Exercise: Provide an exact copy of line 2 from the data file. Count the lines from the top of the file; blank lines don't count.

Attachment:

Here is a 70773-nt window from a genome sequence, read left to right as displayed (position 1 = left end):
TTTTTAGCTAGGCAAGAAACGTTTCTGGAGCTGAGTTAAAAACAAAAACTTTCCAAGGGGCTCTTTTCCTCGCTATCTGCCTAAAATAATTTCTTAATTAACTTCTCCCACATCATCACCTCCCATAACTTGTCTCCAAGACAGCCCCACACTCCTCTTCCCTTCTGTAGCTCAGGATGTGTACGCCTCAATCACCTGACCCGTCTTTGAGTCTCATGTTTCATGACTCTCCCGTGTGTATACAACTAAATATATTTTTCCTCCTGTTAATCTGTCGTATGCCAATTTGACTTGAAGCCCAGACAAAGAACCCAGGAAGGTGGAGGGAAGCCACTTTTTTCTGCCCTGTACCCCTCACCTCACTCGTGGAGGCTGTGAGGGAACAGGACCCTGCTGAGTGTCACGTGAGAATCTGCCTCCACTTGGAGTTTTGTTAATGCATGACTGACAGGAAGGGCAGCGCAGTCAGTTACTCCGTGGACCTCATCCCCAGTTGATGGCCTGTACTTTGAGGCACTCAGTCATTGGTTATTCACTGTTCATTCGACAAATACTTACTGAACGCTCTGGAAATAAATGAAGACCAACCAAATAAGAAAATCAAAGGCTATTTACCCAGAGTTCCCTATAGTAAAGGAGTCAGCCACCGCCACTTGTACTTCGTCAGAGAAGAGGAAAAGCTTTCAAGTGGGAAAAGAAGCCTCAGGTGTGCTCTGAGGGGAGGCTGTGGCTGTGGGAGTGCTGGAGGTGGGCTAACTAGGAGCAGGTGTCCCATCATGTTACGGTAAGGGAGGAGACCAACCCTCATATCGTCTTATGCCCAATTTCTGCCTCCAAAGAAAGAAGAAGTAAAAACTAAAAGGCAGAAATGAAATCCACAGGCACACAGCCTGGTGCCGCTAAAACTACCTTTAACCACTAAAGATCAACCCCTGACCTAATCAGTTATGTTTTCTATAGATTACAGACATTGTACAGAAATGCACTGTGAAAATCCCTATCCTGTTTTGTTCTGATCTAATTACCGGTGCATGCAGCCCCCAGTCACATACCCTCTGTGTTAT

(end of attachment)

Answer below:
TTTTTAGCTAGGCAAGAAACGTTTCTGGAGCTGAGTTAAAAACAAAAACTTTCCAAGGGGCTCTTTTCCTCGCTATCTGCCTAAAATAATTTCTTAATTAACTTCTCCCACATCATCACCTCCCATAACTTGTCTCCAAGACAGCCCCACACTCCTCTTCCCTTCTGTAGCTCAGGATGTGTACGCCTCAATCACCTGACCCGTCTTTGAGTCTCATGTTTCATGACTCTCCCGTGTGTATACAACTAAATATATTTTTCCTCCTGTTAATCTGTCGTATGCCAATTTGACTTGAAGCCCAGACAAAGAACCCAGGAAGGTGGAGGGAAGCCACTTTTTTCTGCCCTGTACCCCTCACCTCACTCGTGGAGGCTGTGAGGGAACAGGACCCTGCTGAGTGTCACGTGAGAATCTGCCTCCACTTGGAGTTTTGTTAATGCATGACTGACAGGAAGGGCAGCGCAGTCAGTTACTCCGTGGACCTCATCCCCAGTTGATGGCCTGTACTTTGAGGCACTCAGTCATTGGTTATTCACTGTTCATTCGACAAATACTTACTGAACGCTCTGGAAATAAATGAAGACCAACCAAATAAGAAAATCAAAGGCTATTTACCCAGAGTTCCCTATAGTAAAGGAGTCAGCCACCGCCACTTGTACTTCGTCAGAGAAGAGGAAAAGCTTTCAAGTGGGAAAAGAAGCCTCAGGTGTGCTCTGAGGGGAGGCTGTGGCTGTGGGAGTGCTGGAGGTGGGCTAACTAGGAGCAGGTGTCCCATCATGTTACGGTAAGGGAGGAGACCAACCCTCATATCGTCTTATGCCCAATTTCTGCCTCCAAAGAAAGAAGAAGTAAAAACTAAAAGGCAGAAATGAAATCCACAGGCACACAGCCTGGTGCCGCTAAAACTACCTTTAACCACTAAAGATCAACCCCTGACCTAATCAGTTATGTTTTCTATAGATTACAGACATTGTACAGAAATGCACTGTGAAAATCCCTATCCTGTTTTGTTCTGATCTAATTACCGGTGCATGCAGCCCCCAGTCACATACCCTCTGTGTTAT